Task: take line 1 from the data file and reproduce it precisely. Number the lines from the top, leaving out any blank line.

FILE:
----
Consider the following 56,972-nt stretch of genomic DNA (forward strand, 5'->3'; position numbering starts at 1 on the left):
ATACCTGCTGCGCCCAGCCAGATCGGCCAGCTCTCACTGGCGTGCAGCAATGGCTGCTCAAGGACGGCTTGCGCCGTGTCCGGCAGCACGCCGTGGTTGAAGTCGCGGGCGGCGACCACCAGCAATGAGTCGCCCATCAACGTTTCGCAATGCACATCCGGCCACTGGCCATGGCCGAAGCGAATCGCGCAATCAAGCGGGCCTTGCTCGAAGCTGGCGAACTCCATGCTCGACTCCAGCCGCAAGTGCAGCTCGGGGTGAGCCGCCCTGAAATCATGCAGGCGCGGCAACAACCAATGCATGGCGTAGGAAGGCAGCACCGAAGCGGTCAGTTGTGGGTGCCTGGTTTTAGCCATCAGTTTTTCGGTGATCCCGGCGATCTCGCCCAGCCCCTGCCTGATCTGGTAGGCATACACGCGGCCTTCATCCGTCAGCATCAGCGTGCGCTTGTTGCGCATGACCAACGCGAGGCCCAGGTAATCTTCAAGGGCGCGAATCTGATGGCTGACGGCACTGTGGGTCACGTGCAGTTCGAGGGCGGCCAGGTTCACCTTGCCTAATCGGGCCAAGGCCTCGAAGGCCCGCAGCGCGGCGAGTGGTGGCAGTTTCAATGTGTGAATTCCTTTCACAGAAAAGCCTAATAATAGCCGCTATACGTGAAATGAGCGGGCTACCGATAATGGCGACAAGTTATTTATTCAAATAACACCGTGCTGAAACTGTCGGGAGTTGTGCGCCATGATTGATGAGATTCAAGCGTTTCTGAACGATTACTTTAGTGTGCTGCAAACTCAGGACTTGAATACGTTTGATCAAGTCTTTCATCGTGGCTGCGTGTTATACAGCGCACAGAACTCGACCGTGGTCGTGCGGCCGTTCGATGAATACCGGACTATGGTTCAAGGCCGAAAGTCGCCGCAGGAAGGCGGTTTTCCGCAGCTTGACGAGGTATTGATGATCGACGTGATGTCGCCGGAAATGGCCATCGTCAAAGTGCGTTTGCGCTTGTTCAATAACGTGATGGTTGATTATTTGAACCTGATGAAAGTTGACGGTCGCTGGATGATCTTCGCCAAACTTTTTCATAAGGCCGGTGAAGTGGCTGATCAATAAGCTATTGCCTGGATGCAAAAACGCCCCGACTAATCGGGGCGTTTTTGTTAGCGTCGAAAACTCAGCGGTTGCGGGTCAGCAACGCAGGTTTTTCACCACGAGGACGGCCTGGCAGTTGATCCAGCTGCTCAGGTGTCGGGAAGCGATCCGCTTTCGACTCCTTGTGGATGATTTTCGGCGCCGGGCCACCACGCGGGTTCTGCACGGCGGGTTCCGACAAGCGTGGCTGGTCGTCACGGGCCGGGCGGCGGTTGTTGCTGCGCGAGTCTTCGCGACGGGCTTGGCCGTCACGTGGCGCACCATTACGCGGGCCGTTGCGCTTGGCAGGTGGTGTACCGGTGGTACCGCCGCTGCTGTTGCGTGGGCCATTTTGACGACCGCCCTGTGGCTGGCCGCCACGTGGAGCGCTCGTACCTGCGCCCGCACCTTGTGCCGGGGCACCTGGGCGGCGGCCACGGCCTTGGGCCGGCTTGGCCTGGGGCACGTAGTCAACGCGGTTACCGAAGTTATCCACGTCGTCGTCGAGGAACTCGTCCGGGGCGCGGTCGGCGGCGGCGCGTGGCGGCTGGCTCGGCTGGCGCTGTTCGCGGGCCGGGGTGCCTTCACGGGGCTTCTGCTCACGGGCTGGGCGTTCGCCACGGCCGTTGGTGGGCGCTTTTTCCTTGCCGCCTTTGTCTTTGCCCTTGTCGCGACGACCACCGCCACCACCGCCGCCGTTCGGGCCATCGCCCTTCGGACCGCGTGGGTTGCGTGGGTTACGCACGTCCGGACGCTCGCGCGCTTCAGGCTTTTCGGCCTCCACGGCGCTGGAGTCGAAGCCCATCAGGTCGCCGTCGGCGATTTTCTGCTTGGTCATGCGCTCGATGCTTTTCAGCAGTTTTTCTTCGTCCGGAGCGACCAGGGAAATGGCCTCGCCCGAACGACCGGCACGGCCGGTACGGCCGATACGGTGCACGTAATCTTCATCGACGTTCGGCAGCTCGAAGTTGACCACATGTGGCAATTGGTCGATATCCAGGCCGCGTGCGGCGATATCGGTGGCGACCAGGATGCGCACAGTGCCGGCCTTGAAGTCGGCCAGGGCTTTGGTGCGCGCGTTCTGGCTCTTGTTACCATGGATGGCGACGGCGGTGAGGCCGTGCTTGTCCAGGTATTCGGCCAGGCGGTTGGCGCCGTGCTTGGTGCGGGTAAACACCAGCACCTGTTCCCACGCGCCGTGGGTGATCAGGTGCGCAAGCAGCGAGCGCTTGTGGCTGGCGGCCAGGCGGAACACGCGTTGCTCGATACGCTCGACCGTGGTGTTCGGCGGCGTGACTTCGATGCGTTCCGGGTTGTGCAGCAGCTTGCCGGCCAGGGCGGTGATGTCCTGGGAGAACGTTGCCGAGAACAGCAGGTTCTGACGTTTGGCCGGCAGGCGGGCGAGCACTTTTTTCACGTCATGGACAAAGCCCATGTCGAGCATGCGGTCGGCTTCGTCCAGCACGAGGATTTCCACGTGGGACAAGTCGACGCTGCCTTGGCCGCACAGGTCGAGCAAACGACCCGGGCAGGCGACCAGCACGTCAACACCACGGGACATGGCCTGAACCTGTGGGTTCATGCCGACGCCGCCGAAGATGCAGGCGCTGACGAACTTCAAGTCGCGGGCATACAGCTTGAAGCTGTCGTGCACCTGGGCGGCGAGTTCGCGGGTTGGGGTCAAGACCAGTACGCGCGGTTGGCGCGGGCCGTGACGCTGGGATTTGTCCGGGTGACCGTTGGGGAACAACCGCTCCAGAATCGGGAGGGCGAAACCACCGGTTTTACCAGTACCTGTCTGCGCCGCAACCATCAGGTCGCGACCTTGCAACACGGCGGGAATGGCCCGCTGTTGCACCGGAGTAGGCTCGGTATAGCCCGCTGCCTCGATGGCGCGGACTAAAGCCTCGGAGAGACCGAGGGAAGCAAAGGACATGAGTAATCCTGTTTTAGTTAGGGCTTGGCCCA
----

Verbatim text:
Consider the following 56,972-nt stretch of genomic DNA (forward strand, 5'->3'; position numbering starts at 1 on the left):